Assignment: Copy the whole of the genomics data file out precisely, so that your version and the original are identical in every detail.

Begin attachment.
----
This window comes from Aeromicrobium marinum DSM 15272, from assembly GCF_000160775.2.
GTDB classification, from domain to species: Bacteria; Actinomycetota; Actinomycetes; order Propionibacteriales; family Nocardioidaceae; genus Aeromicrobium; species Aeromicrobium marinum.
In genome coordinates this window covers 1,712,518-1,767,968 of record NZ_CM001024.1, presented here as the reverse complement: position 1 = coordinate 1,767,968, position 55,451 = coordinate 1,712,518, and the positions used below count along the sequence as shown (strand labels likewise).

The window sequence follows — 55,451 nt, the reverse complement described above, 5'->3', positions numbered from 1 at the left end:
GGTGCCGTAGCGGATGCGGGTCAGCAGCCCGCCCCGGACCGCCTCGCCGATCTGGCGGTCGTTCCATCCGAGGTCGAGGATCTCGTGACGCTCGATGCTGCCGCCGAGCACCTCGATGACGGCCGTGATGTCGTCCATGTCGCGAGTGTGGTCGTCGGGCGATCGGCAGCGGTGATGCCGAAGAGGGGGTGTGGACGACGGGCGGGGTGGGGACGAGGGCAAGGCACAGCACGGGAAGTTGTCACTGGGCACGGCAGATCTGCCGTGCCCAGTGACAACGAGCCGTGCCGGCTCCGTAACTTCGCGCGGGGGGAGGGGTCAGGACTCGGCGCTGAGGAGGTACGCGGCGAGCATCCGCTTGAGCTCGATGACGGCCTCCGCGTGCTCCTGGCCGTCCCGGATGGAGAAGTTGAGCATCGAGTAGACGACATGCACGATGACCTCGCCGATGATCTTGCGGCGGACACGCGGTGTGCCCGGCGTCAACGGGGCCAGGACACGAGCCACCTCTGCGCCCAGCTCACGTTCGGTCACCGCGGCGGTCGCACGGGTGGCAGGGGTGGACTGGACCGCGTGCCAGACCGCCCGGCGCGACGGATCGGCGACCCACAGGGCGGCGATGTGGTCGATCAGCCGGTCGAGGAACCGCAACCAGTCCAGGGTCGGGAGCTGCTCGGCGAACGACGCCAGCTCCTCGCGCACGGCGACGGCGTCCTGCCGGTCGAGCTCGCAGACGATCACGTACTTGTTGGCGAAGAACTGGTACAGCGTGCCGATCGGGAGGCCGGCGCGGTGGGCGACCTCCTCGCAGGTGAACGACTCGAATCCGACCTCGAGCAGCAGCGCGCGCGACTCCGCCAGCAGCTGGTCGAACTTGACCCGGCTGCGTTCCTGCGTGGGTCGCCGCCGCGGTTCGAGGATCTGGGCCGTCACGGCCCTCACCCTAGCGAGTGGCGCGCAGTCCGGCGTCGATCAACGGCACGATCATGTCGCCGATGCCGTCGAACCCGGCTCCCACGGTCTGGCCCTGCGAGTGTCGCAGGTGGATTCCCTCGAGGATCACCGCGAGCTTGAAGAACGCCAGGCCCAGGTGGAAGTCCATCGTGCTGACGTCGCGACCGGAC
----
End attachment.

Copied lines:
This window comes from Aeromicrobium marinum DSM 15272, from assembly GCF_000160775.2.
GTDB classification, from domain to species: Bacteria; Actinomycetota; Actinomycetes; order Propionibacteriales; family Nocardioidaceae; genus Aeromicrobium; species Aeromicrobium marinum.
In genome coordinates this window covers 1,712,518-1,767,968 of record NZ_CM001024.1, presented here as the reverse complement: position 1 = coordinate 1,767,968, position 55,451 = coordinate 1,712,518, and the positions used below count along the sequence as shown (strand labels likewise).

The window sequence follows — 55,451 nt, the reverse complement described above, 5'->3', positions numbered from 1 at the left end:
GGTGCCGTAGCGGATGCGGGTCAGCAGCCCGCCCCGGACCGCCTCGCCGATCTGGCGGTCGTTCCATCCGAGGTCGAGGATCTCGTGACGCTCGATGCTGCCGCCGAGCACCTCGATGACGGCCGTGATGTCGTCCATGTCGCGAGTGTGGTCGTCGGGCGATCGGCAGCGGTGATGCCGAAGAGGGGGTGTGGACGACGGGCGGGGTGGGGACGAGGGCAAGGCACAGCACGGGAAGTTGTCACTGGGCACGGCAGATCTGCCGTGCCCAGTGACAACGAGCCGTGCCGGCTCCGTAACTTCGCGCGGGGGGAGGGGTCAGGACTCGGCGCTGAGGAGGTACGCGGCGAGCATCCGCTTGAGCTCGATGACGGCCTCCGCGTGCTCCTGGCCGTCCCGGATGGAGAAGTTGAGCATCGAGTAGACGACATGCACGATGACCTCGCCGATGATCTTGCGGCGGACACGCGGTGTGCCCGGCGTCAACGGGGCCAGGACACGAGCCACCTCTGCGCCCAGCTCACGTTCGGTCACCGCGGCGGTCGCACGGGTGGCAGGGGTGGACTGGACCGCGTGCCAGACCGCCCGGCGCGACGGATCGGCGACCCACAGGGCGGCGATGTGGTCGATCAGCCGGTCGAGGAACCGCAACCAGTCCAGGGTCGGGAGCTGCTCGGCGAACGACGCCAGCTCCTCGCGCACGGCGACGGCGTCCTGCCGGTCGAGCTCGCAGACGATCACGTACTTGTTGGCGAAGAACTGGTACAGCGTGCCGATCGGGAGGCCGGCGCGGTGGGCGACCTCCTCGCAGGTGAACGACTCGAATCCGACCTCGAGCAGCAGCGCGCGCGACTCCGCCAGCAGCTGGTCGAACTTGACCCGGCTGCGTTCCTGCGTGGGTCGCCGCCGCGGTTCGAGGATCTGGGCCGTCACGGCCCTCACCCTAGCGAGTGGCGCGCAGTCCGGCGTCGATCAACGGCACGATCATGTCGCCGATGCCGTCGAACCCGGCTCCCACGGTCTGGCCCTGCGAGTGTCGCAGGTGGATTCCCTCGAGGATCACCGCGAGCTTGAAGAACGCCAGGCCCAGGTGGAAGTCCATCGTGCTGACGTCGCGACCGGAC